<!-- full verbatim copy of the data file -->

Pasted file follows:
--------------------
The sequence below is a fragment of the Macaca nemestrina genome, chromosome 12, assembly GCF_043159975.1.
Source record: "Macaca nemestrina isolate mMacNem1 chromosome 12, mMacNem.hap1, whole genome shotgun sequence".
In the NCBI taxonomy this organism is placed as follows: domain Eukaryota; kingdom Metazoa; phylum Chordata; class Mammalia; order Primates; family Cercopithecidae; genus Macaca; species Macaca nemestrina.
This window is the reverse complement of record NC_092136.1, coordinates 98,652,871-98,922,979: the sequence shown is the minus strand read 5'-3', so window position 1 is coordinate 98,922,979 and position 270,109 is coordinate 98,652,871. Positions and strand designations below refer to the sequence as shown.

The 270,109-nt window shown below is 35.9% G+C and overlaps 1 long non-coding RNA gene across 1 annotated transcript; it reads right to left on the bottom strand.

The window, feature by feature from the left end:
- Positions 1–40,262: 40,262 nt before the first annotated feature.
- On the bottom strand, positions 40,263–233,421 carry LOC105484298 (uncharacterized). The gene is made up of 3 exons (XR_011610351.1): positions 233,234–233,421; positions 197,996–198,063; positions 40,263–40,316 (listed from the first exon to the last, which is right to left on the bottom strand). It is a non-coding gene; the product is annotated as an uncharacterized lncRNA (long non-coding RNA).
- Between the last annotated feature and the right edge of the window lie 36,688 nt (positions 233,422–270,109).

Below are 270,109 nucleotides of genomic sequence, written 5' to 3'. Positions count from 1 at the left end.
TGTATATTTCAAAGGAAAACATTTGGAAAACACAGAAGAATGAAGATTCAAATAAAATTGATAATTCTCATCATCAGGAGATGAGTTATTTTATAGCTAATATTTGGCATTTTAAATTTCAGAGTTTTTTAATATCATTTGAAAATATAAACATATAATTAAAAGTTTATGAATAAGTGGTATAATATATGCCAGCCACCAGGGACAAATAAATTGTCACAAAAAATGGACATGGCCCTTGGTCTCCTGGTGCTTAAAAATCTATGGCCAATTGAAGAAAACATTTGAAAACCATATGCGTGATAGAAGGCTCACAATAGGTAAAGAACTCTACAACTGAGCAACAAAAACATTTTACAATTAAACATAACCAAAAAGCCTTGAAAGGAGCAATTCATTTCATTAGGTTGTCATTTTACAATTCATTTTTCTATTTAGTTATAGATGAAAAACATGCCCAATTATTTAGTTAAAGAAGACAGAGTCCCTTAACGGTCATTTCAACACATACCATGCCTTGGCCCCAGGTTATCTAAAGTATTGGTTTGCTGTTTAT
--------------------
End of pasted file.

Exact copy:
The sequence below is a fragment of the Macaca nemestrina genome, chromosome 12, assembly GCF_043159975.1.
Source record: "Macaca nemestrina isolate mMacNem1 chromosome 12, mMacNem.hap1, whole genome shotgun sequence".
In the NCBI taxonomy this organism is placed as follows: domain Eukaryota; kingdom Metazoa; phylum Chordata; class Mammalia; order Primates; family Cercopithecidae; genus Macaca; species Macaca nemestrina.
This window is the reverse complement of record NC_092136.1, coordinates 98,652,871-98,922,979: the sequence shown is the minus strand read 5'-3', so window position 1 is coordinate 98,922,979 and position 270,109 is coordinate 98,652,871. Positions and strand designations below refer to the sequence as shown.

The 270,109-nt window shown below is 35.9% G+C and overlaps 1 long non-coding RNA gene across 1 annotated transcript; it reads right to left on the bottom strand.

The window, feature by feature from the left end:
- Positions 1–40,262: 40,262 nt before the first annotated feature.
- On the bottom strand, positions 40,263–233,421 carry LOC105484298 (uncharacterized). The gene is made up of 3 exons (XR_011610351.1): positions 233,234–233,421; positions 197,996–198,063; positions 40,263–40,316 (listed from the first exon to the last, which is right to left on the bottom strand). It is a non-coding gene; the product is annotated as an uncharacterized lncRNA (long non-coding RNA).
- Between the last annotated feature and the right edge of the window lie 36,688 nt (positions 233,422–270,109).

Below are 270,109 nucleotides of genomic sequence, written 5' to 3'. Positions count from 1 at the left end.
TGTATATTTCAAAGGAAAACATTTGGAAAACACAGAAGAATGAAGATTCAAATAAAATTGATAATTCTCATCATCAGGAGATGAGTTATTTTATAGCTAATATTTGGCATTTTAAATTTCAGAGTTTTTTAATATCATTTGAAAATATAAACATATAATTAAAAGTTTATGAATAAGTGGTATAATATATGCCAGCCACCAGGGACAAATAAATTGTCACAAAAAATGGACATGGCCCTTGGTCTCCTGGTGCTTAAAAATCTATGGCCAATTGAAGAAAACATTTGAAAACCATATGCGTGATAGAAGGCTCACAATAGGTAAAGAACTCTACAACTGAGCAACAAAAACATTTTACAATTAAACATAACCAAAAAGCCTTGAAAGGAGCAATTCATTTCATTAGGTTGTCATTTTACAATTCATTTTTCTATTTAGTTATAGATGAAAAACATGCCCAATTATTTAGTTAAAGAAGACAGAGTCCCTTAACGGTCATTTCAACACATACCATGCCTTGGCCCCAGGTTATCTAAAGTATTGGTTTGCTGTTTAT